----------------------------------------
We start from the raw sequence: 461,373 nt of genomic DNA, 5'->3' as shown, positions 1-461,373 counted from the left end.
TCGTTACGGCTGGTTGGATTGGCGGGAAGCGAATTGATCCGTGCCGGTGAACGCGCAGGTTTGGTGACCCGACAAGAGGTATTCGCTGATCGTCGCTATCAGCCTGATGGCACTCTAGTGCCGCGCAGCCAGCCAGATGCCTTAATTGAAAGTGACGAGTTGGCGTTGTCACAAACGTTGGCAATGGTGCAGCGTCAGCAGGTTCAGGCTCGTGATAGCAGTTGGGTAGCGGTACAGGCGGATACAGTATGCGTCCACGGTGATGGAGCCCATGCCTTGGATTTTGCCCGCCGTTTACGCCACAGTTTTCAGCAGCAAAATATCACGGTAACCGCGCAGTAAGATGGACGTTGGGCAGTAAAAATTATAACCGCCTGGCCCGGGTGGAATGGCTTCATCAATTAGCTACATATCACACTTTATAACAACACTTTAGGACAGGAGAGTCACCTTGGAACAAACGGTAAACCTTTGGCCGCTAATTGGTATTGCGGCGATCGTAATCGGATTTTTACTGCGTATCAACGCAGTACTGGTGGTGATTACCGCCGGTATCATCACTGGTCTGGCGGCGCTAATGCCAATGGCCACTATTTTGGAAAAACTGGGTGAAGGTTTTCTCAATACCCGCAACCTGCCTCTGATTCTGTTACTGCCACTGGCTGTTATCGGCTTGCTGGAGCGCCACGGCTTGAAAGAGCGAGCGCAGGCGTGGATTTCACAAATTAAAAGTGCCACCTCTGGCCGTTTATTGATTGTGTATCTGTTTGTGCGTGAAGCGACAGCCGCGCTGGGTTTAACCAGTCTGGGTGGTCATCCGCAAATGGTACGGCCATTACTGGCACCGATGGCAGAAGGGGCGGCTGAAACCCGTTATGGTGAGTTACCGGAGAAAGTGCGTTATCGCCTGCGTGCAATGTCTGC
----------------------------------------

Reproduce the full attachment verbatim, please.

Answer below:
We start from the raw sequence: 461,373 nt of genomic DNA, 5'->3' as shown, positions 1-461,373 counted from the left end.
TCGTTACGGCTGGTTGGATTGGCGGGAAGCGAATTGATCCGTGCCGGTGAACGCGCAGGTTTGGTGACCCGACAAGAGGTATTCGCTGATCGTCGCTATCAGCCTGATGGCACTCTAGTGCCGCGCAGCCAGCCAGATGCCTTAATTGAAAGTGACGAGTTGGCGTTGTCACAAACGTTGGCAATGGTGCAGCGTCAGCAGGTTCAGGCTCGTGATAGCAGTTGGGTAGCGGTACAGGCGGATACAGTATGCGTCCACGGTGATGGAGCCCATGCCTTGGATTTTGCCCGCCGTTTACGCCACAGTTTTCAGCAGCAAAATATCACGGTAACCGCGCAGTAAGATGGACGTTGGGCAGTAAAAATTATAACCGCCTGGCCCGGGTGGAATGGCTTCATCAATTAGCTACATATCACACTTTATAACAACACTTTAGGACAGGAGAGTCACCTTGGAACAAACGGTAAACCTTTGGCCGCTAATTGGTATTGCGGCGATCGTAATCGGATTTTTACTGCGTATCAACGCAGTACTGGTGGTGATTACCGCCGGTATCATCACTGGTCTGGCGGCGCTAATGCCAATGGCCACTATTTTGGAAAAACTGGGTGAAGGTTTTCTCAATACCCGCAACCTGCCTCTGATTCTGTTACTGCCACTGGCTGTTATCGGCTTGCTGGAGCGCCACGGCTTGAAAGAGCGAGCGCAGGCGTGGATTTCACAAATTAAAAGTGCCACCTCTGGCCGTTTATTGATTGTGTATCTGTTTGTGCGTGAAGCGACAGCCGCGCTGGGTTTAACCAGTCTGGGTGGTCATCCGCAAATGGTACGGCCATTACTGGCACCGATGGCAGAAGGGGCGGCTGAAACCCGTTATGGTGAGTTACCGGAGAAAGTGCGTTATCGCCTGCGTGCAATGTCTGC